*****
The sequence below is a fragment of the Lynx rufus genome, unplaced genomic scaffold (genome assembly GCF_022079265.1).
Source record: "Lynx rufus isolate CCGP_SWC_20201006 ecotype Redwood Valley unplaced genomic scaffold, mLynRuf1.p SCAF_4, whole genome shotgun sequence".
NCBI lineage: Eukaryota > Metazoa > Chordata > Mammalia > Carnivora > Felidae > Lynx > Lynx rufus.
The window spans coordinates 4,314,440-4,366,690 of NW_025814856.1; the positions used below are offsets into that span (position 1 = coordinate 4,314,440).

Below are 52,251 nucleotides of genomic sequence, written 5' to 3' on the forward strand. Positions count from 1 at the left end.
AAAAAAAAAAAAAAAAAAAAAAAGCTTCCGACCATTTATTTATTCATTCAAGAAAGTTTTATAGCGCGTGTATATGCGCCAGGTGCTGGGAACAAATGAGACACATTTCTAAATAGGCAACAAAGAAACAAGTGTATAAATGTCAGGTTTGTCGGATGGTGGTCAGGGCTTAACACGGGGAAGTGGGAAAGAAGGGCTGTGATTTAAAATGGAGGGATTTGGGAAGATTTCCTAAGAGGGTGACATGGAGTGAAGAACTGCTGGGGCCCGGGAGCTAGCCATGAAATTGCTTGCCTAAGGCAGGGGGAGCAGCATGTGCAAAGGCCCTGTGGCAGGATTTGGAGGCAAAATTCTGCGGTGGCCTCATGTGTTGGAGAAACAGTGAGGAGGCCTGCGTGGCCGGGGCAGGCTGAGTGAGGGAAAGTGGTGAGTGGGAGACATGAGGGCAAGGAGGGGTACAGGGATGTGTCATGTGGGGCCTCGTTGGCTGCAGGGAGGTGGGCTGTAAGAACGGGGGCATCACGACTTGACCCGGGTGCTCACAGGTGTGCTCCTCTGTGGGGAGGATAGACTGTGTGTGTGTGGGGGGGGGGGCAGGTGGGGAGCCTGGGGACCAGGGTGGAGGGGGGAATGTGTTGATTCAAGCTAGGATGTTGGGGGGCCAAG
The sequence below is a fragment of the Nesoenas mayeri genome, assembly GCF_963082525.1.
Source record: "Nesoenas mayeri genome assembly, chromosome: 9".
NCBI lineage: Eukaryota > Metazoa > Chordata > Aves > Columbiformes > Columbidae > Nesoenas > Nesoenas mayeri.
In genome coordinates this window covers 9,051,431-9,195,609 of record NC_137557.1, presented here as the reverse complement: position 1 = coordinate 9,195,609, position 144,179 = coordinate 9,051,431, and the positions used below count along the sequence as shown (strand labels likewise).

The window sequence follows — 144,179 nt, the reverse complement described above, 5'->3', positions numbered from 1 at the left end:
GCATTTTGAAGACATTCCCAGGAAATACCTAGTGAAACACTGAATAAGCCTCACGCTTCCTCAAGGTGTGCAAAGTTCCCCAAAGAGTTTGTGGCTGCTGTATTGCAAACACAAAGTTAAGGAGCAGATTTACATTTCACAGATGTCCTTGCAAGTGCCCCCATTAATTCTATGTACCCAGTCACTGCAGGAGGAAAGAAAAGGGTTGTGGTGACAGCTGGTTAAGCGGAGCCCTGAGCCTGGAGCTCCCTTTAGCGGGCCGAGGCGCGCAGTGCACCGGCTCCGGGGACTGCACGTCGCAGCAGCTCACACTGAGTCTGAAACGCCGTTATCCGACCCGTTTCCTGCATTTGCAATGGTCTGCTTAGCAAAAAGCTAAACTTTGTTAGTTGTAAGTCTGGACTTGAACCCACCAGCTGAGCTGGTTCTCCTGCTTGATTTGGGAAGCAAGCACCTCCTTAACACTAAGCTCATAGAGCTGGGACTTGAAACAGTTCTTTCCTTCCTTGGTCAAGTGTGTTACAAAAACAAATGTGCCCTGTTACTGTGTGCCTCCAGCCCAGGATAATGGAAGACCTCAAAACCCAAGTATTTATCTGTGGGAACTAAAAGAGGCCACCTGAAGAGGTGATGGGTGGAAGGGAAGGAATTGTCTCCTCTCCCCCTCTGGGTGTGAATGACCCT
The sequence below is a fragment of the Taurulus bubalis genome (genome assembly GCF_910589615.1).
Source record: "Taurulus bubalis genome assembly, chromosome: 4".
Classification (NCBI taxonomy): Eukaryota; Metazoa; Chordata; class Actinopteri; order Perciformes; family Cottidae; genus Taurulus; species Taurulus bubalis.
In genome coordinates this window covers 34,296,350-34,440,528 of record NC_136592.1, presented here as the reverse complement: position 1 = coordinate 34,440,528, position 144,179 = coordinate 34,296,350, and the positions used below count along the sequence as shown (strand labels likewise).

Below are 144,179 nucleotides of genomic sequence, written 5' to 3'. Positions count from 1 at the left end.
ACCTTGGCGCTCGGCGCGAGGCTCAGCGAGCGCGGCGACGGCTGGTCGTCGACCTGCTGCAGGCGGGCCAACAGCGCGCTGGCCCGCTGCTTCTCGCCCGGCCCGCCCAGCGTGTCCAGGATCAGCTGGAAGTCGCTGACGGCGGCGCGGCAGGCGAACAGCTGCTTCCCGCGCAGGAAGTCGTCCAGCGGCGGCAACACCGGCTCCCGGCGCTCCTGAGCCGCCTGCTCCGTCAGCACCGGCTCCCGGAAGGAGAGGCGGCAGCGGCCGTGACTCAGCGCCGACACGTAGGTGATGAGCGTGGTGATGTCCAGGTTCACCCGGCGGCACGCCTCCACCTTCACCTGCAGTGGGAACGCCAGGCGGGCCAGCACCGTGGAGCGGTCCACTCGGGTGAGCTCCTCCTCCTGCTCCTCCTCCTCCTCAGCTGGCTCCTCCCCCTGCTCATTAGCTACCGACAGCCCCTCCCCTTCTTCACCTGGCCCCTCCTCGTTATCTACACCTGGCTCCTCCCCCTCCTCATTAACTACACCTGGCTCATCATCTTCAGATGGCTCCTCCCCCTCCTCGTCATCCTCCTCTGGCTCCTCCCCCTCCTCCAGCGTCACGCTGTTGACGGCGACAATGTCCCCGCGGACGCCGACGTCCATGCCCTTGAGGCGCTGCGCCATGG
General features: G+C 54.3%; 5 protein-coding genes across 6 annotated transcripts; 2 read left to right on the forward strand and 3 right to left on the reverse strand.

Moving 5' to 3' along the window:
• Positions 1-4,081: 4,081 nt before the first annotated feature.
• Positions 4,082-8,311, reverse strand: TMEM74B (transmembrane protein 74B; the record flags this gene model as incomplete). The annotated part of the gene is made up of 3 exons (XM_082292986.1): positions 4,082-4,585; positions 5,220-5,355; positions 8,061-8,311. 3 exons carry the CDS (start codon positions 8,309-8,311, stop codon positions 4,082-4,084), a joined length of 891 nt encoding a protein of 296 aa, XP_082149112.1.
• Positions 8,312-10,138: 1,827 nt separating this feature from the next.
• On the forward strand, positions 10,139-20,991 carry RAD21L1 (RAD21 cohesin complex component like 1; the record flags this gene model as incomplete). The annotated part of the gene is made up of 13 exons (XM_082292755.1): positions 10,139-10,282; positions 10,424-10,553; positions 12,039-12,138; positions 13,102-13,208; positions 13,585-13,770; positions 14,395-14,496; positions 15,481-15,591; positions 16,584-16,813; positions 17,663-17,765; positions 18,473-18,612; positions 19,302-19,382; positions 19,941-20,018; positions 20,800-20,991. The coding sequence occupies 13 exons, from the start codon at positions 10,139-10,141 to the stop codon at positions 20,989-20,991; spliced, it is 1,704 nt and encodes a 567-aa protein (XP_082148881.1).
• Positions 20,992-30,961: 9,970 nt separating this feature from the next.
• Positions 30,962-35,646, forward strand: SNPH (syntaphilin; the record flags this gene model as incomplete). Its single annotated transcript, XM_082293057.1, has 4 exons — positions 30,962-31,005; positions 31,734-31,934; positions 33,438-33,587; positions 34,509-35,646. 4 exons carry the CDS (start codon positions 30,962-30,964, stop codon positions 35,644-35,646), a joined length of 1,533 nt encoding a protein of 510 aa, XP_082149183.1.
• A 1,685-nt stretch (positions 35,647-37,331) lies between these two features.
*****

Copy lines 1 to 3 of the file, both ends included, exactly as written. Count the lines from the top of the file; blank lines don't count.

The sequence below is a fragment of the Lynx rufus genome, unplaced genomic scaffold (genome assembly GCF_022079265.1).
Source record: "Lynx rufus isolate CCGP_SWC_20201006 ecotype Redwood Valley unplaced genomic scaffold, mLynRuf1.p SCAF_4, whole genome shotgun sequence".
NCBI lineage: Eukaryota > Metazoa > Chordata > Mammalia > Carnivora > Felidae > Lynx > Lynx rufus.